Ancient Egypt
Elements of its Cultural History

  by Sjef Willockx



The Last of the Experimental Royal Tombs in the Valley of the Kings: KV42 and KV34 (Abstract)

In the history of the Valley of the Kings, KV34 is a watershed. It is the oldest royal tomb in the Valley that can with complete confidence be attributed to a particular king: Tuthmosis III. But it is only with the tomb of this king’s successor (KV35, of Amenhotep II) that we see the beginning of an orderly and gradual evolution in the design of the royal tombs in this necropolis.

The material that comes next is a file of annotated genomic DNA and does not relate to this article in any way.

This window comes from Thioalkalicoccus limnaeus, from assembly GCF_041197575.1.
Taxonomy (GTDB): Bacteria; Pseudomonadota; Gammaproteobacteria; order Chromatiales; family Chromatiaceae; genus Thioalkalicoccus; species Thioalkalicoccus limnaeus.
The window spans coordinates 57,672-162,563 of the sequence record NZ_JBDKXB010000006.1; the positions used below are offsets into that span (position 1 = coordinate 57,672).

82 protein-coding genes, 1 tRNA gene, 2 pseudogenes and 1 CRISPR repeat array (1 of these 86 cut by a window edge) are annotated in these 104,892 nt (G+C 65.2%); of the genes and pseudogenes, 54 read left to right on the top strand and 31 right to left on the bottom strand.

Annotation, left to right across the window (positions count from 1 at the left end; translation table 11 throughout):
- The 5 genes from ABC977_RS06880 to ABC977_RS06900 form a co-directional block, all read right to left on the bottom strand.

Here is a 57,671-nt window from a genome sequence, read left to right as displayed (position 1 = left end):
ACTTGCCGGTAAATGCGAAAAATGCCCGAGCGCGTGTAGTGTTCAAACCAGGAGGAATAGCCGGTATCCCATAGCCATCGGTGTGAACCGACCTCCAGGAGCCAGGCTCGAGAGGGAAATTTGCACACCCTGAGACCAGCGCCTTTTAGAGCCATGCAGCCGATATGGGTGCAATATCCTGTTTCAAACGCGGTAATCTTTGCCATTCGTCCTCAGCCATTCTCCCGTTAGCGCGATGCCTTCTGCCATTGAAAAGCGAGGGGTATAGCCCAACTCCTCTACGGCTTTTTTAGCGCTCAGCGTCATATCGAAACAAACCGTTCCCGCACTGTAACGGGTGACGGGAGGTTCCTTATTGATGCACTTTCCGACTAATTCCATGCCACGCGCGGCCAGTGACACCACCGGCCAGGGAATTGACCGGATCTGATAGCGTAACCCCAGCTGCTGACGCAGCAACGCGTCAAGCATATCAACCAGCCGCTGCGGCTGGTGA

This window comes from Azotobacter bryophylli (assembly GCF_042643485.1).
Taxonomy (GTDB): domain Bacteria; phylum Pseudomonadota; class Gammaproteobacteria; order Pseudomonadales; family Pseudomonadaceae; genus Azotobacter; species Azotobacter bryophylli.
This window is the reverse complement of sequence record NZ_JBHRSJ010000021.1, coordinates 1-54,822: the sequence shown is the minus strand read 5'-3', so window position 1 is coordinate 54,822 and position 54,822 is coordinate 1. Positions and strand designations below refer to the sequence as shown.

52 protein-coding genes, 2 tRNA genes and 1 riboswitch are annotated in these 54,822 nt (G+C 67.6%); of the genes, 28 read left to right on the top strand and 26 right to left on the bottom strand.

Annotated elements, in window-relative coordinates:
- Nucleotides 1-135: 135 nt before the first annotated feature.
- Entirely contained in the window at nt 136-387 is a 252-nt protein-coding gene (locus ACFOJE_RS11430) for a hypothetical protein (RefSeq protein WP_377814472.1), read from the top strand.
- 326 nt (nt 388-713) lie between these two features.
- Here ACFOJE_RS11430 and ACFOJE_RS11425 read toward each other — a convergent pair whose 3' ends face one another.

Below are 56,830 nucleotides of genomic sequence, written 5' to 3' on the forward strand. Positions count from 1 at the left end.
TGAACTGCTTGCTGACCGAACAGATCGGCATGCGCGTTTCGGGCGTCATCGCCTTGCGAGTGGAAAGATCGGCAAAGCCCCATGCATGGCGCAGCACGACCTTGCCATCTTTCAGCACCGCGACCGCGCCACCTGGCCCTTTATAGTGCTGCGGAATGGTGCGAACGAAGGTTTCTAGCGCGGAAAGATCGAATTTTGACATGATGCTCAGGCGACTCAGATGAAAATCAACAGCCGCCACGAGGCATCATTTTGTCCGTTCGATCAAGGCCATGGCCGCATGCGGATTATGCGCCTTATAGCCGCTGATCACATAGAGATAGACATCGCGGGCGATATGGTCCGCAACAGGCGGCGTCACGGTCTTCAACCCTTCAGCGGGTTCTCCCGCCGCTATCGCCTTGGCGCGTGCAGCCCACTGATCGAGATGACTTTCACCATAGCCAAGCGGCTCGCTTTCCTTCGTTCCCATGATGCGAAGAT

KV42 is a most enigmatic tomb: its owner can not be conclusively identified, and its plan has both "modern" and "archaic" aspects.

The plan of tomb KV34 also shows several traits that are hard to explain – in particular the asymmetric shape of its burial chamber and pillared hall. It can be shown though, that these problems can be solved by assuming that KV34 was at first conceived on a more modest scale, and was only later enlarged. KV42 then, may have been designed between the two building phases of KV34.

At the end of this paper, the development of the royal tomb design is summarized from KV39 to KV34.

83 pages, 30 figures, 19 tables, extensive bibliography.







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